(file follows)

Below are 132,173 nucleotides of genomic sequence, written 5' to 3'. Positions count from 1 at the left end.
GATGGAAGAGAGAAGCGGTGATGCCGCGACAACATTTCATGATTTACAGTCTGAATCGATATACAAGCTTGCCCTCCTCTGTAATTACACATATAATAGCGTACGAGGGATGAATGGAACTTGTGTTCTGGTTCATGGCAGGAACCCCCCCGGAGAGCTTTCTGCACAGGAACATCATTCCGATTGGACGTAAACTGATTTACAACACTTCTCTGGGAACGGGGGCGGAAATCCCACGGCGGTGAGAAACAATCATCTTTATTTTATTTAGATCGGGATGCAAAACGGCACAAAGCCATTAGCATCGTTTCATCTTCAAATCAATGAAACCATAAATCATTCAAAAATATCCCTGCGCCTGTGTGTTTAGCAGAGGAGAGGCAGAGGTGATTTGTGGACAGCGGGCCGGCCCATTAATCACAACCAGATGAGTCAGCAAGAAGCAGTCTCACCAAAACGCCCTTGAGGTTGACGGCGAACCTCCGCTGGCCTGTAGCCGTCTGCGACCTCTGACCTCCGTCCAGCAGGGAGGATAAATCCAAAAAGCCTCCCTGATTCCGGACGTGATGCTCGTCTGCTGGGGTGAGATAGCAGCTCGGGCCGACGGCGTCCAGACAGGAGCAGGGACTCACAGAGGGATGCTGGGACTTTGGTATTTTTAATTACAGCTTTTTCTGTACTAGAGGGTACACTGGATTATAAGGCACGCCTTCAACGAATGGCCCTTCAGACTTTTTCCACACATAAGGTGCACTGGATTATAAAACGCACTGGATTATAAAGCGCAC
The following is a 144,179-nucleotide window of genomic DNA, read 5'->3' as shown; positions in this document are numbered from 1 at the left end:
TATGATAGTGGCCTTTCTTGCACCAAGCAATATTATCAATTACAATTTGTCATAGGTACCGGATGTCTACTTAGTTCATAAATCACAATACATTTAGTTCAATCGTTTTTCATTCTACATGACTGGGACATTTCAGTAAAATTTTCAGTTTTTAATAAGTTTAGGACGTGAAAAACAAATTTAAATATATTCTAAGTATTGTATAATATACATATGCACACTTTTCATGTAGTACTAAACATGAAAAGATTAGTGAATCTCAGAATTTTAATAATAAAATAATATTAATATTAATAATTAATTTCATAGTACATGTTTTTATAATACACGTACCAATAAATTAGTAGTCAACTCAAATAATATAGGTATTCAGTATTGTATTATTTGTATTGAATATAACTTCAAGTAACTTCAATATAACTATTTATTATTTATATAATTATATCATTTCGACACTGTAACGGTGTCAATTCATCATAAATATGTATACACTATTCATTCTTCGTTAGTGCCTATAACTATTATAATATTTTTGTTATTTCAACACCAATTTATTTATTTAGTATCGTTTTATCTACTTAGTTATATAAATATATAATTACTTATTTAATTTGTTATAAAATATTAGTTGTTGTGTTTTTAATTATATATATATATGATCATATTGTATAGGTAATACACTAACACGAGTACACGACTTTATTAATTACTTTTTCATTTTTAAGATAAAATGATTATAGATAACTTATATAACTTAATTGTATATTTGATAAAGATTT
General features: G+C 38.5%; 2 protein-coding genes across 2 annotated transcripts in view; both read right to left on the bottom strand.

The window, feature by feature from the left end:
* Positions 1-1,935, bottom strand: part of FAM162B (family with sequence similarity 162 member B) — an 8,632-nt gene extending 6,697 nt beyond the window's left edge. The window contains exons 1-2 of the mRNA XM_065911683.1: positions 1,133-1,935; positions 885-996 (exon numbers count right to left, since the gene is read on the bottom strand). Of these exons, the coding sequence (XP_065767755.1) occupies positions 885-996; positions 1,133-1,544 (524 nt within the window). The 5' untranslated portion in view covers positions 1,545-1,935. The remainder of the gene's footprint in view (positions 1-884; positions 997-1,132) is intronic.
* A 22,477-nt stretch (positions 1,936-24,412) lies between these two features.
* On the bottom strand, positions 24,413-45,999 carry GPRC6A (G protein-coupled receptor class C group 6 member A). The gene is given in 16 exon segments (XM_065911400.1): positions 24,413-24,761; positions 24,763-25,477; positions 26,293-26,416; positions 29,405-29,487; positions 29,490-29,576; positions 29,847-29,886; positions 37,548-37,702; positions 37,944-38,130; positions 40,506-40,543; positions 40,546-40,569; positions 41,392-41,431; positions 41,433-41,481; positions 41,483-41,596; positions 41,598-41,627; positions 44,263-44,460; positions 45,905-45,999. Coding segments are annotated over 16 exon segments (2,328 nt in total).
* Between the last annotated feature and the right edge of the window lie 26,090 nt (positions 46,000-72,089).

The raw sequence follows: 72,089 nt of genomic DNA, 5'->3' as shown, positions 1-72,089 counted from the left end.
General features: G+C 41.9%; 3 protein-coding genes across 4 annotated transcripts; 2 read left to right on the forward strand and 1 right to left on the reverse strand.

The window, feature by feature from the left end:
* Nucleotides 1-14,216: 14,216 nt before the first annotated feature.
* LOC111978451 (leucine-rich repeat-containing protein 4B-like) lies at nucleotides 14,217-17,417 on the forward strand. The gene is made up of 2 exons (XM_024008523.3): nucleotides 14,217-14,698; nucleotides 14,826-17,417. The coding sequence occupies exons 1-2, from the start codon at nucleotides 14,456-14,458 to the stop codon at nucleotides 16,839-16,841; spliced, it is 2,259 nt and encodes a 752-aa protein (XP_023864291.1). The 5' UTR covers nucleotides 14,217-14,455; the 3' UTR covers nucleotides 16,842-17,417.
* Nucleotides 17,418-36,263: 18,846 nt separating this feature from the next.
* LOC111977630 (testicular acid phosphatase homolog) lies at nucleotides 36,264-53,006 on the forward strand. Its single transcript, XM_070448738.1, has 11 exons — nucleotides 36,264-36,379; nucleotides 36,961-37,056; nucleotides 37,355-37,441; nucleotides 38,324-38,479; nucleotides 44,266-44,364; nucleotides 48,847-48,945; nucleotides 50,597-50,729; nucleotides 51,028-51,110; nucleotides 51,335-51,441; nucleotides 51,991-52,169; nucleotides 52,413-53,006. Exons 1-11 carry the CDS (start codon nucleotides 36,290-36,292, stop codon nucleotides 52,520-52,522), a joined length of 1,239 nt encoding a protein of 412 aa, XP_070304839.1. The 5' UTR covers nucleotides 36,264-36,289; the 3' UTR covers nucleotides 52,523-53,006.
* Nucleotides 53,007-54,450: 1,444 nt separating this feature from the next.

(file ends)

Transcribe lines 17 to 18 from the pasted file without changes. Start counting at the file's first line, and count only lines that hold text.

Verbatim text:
* LOC111977630 (testicular acid phosphatase homolog) lies at nucleotides 36,264-53,006 on the forward strand. Its single transcript, XM_070448738.1, has 11 exons — nucleotides 36,264-36,379; nucleotides 36,961-37,056; nucleotides 37,355-37,441; nucleotides 38,324-38,479; nucleotides 44,266-44,364; nucleotides 48,847-48,945; nucleotides 50,597-50,729; nucleotides 51,028-51,110; nucleotides 51,335-51,441; nucleotides 51,991-52,169; nucleotides 52,413-53,006. Exons 1-11 carry the CDS (start codon nucleotides 36,290-36,292, stop codon nucleotides 52,520-52,522), a joined length of 1,239 nt encoding a protein of 412 aa, XP_070304839.1. The 5' UTR covers nucleotides 36,264-36,289; the 3' UTR covers nucleotides 52,523-53,006.
* Nucleotides 53,007-54,450: 1,444 nt separating this feature from the next.